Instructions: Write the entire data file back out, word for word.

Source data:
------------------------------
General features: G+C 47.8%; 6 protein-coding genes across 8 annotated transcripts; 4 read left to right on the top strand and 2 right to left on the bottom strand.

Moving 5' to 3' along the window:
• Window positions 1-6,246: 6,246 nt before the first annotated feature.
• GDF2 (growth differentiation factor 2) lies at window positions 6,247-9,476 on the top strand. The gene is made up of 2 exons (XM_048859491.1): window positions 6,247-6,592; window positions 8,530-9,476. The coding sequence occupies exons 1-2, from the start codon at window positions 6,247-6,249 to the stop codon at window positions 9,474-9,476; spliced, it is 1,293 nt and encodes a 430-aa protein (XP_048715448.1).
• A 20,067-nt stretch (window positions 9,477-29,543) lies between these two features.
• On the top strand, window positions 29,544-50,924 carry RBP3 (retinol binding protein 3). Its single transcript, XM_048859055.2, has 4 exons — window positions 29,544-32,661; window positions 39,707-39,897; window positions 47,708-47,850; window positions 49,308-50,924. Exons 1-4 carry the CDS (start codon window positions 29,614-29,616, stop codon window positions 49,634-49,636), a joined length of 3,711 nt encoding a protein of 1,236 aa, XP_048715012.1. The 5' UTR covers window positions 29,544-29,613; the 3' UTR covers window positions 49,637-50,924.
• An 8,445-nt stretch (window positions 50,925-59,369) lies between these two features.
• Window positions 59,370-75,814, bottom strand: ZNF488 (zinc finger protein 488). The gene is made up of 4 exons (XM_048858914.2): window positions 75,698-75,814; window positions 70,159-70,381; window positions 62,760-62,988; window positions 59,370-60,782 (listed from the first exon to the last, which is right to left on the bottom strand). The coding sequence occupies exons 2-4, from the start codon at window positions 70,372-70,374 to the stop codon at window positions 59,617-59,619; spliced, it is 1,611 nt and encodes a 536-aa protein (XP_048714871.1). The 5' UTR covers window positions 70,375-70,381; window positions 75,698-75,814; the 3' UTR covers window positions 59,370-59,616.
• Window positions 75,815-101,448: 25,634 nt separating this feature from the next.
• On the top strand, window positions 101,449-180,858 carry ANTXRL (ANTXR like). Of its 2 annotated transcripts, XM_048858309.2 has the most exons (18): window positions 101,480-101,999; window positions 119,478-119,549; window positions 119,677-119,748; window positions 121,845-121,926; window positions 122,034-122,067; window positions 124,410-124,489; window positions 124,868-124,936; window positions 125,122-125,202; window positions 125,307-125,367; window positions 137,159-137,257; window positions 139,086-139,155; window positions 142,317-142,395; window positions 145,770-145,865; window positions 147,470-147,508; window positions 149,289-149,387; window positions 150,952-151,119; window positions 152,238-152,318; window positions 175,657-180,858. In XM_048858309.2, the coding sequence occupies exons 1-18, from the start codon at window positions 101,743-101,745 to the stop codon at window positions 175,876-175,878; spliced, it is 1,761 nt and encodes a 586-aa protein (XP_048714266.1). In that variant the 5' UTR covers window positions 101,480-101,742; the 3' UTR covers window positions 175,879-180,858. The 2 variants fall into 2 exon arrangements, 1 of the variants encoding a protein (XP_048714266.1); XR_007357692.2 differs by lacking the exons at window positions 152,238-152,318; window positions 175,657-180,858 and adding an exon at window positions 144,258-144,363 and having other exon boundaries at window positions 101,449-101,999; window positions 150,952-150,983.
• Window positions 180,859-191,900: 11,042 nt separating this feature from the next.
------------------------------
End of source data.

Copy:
General features: G+C 47.8%; 6 protein-coding genes across 8 annotated transcripts; 4 read left to right on the top strand and 2 right to left on the bottom strand.

Moving 5' to 3' along the window:
• Window positions 1-6,246: 6,246 nt before the first annotated feature.
• GDF2 (growth differentiation factor 2) lies at window positions 6,247-9,476 on the top strand. The gene is made up of 2 exons (XM_048859491.1): window positions 6,247-6,592; window positions 8,530-9,476. The coding sequence occupies exons 1-2, from the start codon at window positions 6,247-6,249 to the stop codon at window positions 9,474-9,476; spliced, it is 1,293 nt and encodes a 430-aa protein (XP_048715448.1).
• A 20,067-nt stretch (window positions 9,477-29,543) lies between these two features.
• On the top strand, window positions 29,544-50,924 carry RBP3 (retinol binding protein 3). Its single transcript, XM_048859055.2, has 4 exons — window positions 29,544-32,661; window positions 39,707-39,897; window positions 47,708-47,850; window positions 49,308-50,924. Exons 1-4 carry the CDS (start codon window positions 29,614-29,616, stop codon window positions 49,634-49,636), a joined length of 3,711 nt encoding a protein of 1,236 aa, XP_048715012.1. The 5' UTR covers window positions 29,544-29,613; the 3' UTR covers window positions 49,637-50,924.
• An 8,445-nt stretch (window positions 50,925-59,369) lies between these two features.
• Window positions 59,370-75,814, bottom strand: ZNF488 (zinc finger protein 488). The gene is made up of 4 exons (XM_048858914.2): window positions 75,698-75,814; window positions 70,159-70,381; window positions 62,760-62,988; window positions 59,370-60,782 (listed from the first exon to the last, which is right to left on the bottom strand). The coding sequence occupies exons 2-4, from the start codon at window positions 70,372-70,374 to the stop codon at window positions 59,617-59,619; spliced, it is 1,611 nt and encodes a 536-aa protein (XP_048714871.1). The 5' UTR covers window positions 70,375-70,381; window positions 75,698-75,814; the 3' UTR covers window positions 59,370-59,616.
• Window positions 75,815-101,448: 25,634 nt separating this feature from the next.
• On the top strand, window positions 101,449-180,858 carry ANTXRL (ANTXR like). Of its 2 annotated transcripts, XM_048858309.2 has the most exons (18): window positions 101,480-101,999; window positions 119,478-119,549; window positions 119,677-119,748; window positions 121,845-121,926; window positions 122,034-122,067; window positions 124,410-124,489; window positions 124,868-124,936; window positions 125,122-125,202; window positions 125,307-125,367; window positions 137,159-137,257; window positions 139,086-139,155; window positions 142,317-142,395; window positions 145,770-145,865; window positions 147,470-147,508; window positions 149,289-149,387; window positions 150,952-151,119; window positions 152,238-152,318; window positions 175,657-180,858. In XM_048858309.2, the coding sequence occupies exons 1-18, from the start codon at window positions 101,743-101,745 to the stop codon at window positions 175,876-175,878; spliced, it is 1,761 nt and encodes a 586-aa protein (XP_048714266.1). In that variant the 5' UTR covers window positions 101,480-101,742; the 3' UTR covers window positions 175,879-180,858. The 2 variants fall into 2 exon arrangements, 1 of the variants encoding a protein (XP_048714266.1); XR_007357692.2 differs by lacking the exons at window positions 152,238-152,318; window positions 175,657-180,858 and adding an exon at window positions 144,258-144,363 and having other exon boundaries at window positions 101,449-101,999; window positions 150,952-150,983.
• Window positions 180,859-191,900: 11,042 nt separating this feature from the next.